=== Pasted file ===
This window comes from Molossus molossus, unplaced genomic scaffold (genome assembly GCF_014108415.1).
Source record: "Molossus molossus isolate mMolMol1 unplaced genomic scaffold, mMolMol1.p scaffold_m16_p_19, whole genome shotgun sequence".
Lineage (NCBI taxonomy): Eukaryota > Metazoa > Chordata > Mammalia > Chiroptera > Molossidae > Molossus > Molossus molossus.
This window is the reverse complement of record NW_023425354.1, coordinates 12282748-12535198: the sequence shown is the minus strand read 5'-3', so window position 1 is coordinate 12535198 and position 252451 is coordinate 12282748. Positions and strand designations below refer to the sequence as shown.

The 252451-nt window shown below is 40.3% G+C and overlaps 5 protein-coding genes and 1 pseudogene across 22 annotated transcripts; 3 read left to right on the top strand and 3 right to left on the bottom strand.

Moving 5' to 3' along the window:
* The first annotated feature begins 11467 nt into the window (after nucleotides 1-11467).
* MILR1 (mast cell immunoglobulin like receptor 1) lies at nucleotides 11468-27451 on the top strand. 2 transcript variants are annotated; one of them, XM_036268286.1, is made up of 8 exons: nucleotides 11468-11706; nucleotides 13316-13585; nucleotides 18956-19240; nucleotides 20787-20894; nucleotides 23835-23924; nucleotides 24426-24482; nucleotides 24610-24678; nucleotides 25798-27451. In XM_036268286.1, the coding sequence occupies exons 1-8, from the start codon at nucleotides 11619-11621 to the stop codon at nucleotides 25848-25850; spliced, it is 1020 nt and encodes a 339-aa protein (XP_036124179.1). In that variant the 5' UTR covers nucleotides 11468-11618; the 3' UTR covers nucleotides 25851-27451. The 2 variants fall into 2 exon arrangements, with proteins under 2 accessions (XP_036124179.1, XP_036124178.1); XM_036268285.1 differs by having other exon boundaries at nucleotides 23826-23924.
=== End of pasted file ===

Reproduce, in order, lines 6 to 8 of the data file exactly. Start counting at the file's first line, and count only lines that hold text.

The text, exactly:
Moving 5' to 3' along the window:
* The first annotated feature begins 11467 nt into the window (after nucleotides 1-11467).
* MILR1 (mast cell immunoglobulin like receptor 1) lies at nucleotides 11468-27451 on the top strand. 2 transcript variants are annotated; one of them, XM_036268286.1, is made up of 8 exons: nucleotides 11468-11706; nucleotides 13316-13585; nucleotides 18956-19240; nucleotides 20787-20894; nucleotides 23835-23924; nucleotides 24426-24482; nucleotides 24610-24678; nucleotides 25798-27451. In XM_036268286.1, the coding sequence occupies exons 1-8, from the start codon at nucleotides 11619-11621 to the stop codon at nucleotides 25848-25850; spliced, it is 1020 nt and encodes a 339-aa protein (XP_036124179.1). In that variant the 5' UTR covers nucleotides 11468-11618; the 3' UTR covers nucleotides 25851-27451. The 2 variants fall into 2 exon arrangements, with proteins under 2 accessions (XP_036124179.1, XP_036124178.1); XM_036268285.1 differs by having other exon boundaries at nucleotides 23826-23924.